Jaime doesn’t know what to do.
“I don’t know what to do!” he exclaims.
So he stands up. He goes to his porch. His porch extends out over the ocean. He takes out a giant saw and cuts his porch off from his house. He and his porch drift out to sea.
“La la la, ” he says.
But in the end, as he always does, he finds himself at the Island of Evil Chair.
This is the island of Evil Chair!
If you like the furniture you see here
You can buy it at Tortoise Market Square!
Maude the Modular Bookshelves walks along the shore. She sings her song to herself:
Here are the Modular Bookshelves
Don’t need assembly
She does that herself
She’s independent, wild, and free—
She stops short. “Oh my,” she says. “It’s Jaime! He’s washed up on the beach again!”
Jaime flops on the beach. He is laying on his back. He burbles. Water burbles out of his mouth.
“Are you all right?” she asks him.
Jaime sits up. He processes the situation. “I’ll be fine,” he says. “I just can’t seem to get away from the Island of Evil Chair. But why are you wandering alone, Maude?”
“Because I’m made with uncompromising Swiss quality,” she says.
He looks at her. She deflates a little.
“And I had a fight with Colt. So I’m walking on the beach and ignoring him, and he’s hiding behind those rocks sulking.”
Jaime stands up. He looks behind the rocks. He sees Colt the Coat Rack. Colt is sulking.
“I see,” Jaime says. “What did you fight about?”
“I thought that Colt went better by the entryway,” says Maude. “But he thought that I should be in the entryway. Boys,” she mutters.
“What?” Maude says.
“Colt,” Jaime says. “Come here.”
Colt shuffles embarrassedly out from around the rocks. “I was sulking,” he says, sulkily.
Jaime raises an eyebrow.
“And meditating on my polished mahogany sheen,” Colt adds. “I mean, there was that too.”
“So,” Jaime says, “did either of you ever try thinking about things from the other person’s perspective?”
Maude squinches two shelves closer together suspiciously. “That sounds like a fool’s game.”
“Well,” Jaime asks her, “why do you think Colt wanted you in the entryway?”
Maude shakes her head. “No idea!”
“Why don’t you try pretending to be him by singing the Colt song?”
Maude hesitates. Then she tries it:
Here is one of our fine coat racks,
Twenty bucks and we’ll pay the tax
You can hang your hat
Or you can hang a coat
You can hang your bag or you can hang your tote!
She thinks about it. “Well,” she says, “I guess that most people who come to the island want to take off their coats and hang them immediately.”
“Right,” Jaime says.
“But!” says Maude. “Most people who come to the island wash up on the shore, not by the door!”
“Right!” Jaime says. He takes off his dripping, waterlogged coat. He hangs it on Colt.
“Now I can’t see,” Colt says.
“Try imagining,” Jaime says. “Can you imagine things from Maude’s perspective?”
Even as Colt starts to sing:
Here are the Modular Bookshelves—
there is activity elsewhere on the island. On a high cliff overlooking the beach, Evil Chair laughs as thunder booms!
“Ahaha!” laughs Evil Chair. “Jaime has returned. And he is teaching the foolish furniture the benefits of perspective!”
“That’s right,” Jaime calls up the cliff.
“That,” shouts Evil Chair, “shall be your . . . final! . . . mistake!”
He begins to sing the Evil Chair song.
Here is the evil chair.
He’s bad feng shui.
He shouldn’t be there!
He’ll mess up your luck,
One two three,
So throw him off the cliff
Colt says, hesitantly, “I still can’t see, but now I realize that Maude shouldn’t be in the entryway. There are no books there.”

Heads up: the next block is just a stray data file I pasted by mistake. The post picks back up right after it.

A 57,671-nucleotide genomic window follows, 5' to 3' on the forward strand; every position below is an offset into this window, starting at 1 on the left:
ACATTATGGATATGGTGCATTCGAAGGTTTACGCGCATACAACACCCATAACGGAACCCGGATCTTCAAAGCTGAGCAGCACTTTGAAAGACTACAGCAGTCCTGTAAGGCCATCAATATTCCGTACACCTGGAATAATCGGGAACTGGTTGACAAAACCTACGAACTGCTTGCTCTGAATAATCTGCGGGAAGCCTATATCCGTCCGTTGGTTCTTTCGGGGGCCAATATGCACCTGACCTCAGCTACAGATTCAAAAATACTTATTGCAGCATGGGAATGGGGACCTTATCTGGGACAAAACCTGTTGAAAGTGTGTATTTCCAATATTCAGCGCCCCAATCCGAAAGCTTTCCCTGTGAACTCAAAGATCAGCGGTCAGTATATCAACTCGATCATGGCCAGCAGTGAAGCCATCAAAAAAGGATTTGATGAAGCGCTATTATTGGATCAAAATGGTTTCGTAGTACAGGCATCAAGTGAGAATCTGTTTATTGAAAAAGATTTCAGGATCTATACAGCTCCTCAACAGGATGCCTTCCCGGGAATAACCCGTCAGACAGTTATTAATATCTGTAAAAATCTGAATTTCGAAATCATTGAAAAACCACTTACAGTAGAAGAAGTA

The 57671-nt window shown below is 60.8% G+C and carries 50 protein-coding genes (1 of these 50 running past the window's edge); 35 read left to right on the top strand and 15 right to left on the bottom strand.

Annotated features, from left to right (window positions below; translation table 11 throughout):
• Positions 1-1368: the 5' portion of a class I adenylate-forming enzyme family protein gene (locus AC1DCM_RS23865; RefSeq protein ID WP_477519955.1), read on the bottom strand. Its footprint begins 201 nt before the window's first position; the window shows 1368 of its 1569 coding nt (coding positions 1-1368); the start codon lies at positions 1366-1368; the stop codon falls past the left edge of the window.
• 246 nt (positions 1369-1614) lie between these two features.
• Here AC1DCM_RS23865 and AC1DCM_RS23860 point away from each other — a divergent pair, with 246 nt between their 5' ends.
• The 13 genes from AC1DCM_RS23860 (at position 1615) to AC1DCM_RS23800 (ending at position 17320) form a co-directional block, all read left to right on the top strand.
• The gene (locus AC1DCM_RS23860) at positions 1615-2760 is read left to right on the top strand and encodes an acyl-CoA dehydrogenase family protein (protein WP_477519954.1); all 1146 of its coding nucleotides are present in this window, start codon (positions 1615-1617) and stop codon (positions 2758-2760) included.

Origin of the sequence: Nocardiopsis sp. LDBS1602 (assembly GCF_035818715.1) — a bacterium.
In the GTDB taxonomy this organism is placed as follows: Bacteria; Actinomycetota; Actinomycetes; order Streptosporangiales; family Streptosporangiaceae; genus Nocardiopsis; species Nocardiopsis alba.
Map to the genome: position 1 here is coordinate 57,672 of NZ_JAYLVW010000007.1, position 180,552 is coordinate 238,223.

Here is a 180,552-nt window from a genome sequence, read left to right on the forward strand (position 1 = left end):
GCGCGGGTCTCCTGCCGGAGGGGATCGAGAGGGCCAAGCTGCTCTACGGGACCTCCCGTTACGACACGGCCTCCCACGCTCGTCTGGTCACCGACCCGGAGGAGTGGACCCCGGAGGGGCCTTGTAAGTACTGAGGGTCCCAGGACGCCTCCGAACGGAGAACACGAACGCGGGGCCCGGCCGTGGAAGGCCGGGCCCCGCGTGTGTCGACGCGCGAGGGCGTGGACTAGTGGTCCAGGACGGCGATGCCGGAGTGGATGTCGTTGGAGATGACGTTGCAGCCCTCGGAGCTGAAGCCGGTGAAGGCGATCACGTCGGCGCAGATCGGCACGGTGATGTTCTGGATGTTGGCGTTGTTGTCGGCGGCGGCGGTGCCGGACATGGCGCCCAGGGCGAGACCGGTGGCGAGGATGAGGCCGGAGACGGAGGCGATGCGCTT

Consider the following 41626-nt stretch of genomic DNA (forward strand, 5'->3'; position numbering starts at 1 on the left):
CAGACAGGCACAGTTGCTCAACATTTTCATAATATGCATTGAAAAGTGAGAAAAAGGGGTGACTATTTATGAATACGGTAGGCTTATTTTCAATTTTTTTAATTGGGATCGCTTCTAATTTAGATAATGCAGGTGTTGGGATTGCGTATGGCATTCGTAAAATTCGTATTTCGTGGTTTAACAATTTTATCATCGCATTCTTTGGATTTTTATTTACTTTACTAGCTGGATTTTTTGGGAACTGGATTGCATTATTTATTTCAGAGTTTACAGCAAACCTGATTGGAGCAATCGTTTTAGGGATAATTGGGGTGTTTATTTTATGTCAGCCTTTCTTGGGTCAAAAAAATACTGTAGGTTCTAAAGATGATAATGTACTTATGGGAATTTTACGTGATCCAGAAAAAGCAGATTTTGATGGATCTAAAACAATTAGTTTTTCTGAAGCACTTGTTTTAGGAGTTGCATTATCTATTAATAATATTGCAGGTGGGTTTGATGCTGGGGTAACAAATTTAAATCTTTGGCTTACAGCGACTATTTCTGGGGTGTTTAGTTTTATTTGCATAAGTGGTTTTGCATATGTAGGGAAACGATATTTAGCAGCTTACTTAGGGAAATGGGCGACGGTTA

“That’s right!” Jaime says.
Evil Chair shouts down, “Good happy feng shui furniture of the Island of Evil Chair! You’ve misjudged me!”
“Ha!” shouts Maude. “We’re still on to your tricks from the last time Jaime washed up here!”
“You think you’re on to my tricks?” asks Evil Chair. “How can you know—when you haven’t seen things from . . . my perspective?”
Jaime looks thunderstruck. Colt bumps into the cliff. Maude frowns as bitterly as a set of modular bookshelves can frown.
“We could try it,” says Maude, reluctantly. “It’s good to see things from others’ perspective.”
“Yes!” cackles Evil Chair. “Yes! My perspective is as valid as your own!” He sings, evilly:
This is the song of Evil Chair—
Maude and Colt sing along:
Bad decor should be everywhere
Evil Chair sings:
Your eye for taste
Tells you to run
But Evil Chair Decor says, “This room is fun!”
This is the song of Evil Chair!
Maude and Colt sing:
Bad decor should be everywhere!
Maude turns desperately to Jaime. “It’s insidious!” she says. “How can we tell bad feng shui from good feng shui when fairness requires that we treat all design ideas equally?”
But Jaime is climbing the cliff. He is grimly determined. Evil Chair knocks over a water glass so that, for a moment, it looks as if Jaime is climbing through a fierce rain.
“Evil Chair!” Jaime says, reaching the summit. “You are a false prophet.”
“I’m not ergonomic,” cries Evil Chair, “but maybe I shouldn’t be!”
“Moral relativism isn’t a weapon,” Jaime says, grimly. “It’s not for fueling proselytism. It’s a tool people should use on their own to limit their arrogance!”
Tip of the Day: Don’t let people tell you that you shouldn’t judge whether they’re right or wrong. Let them build a case for being right instead.
Your being a humble person is your job, not theirs!
Try it and see!
“It’s that time again,” Jaime says.
“Oh, no!” cries Evil Chair.
Jaime picks up Evil Chair. He grunts. He strains. Then he throws Evil Chair off the cliff. Evil Chair rolls across the beach and into the sea.
“I’ll be back!” cries Evil Chair. “You and I, Jaime! Locked in combat! We will always be drawn back to . . . THE ISLAND OF EVIL CHAIR!”
This was the island of Evil Chair!
If you liked the furniture you saw here
You can buy it at Tortoise Market Square!
5050 Swan Lake Drive, in Kenmore.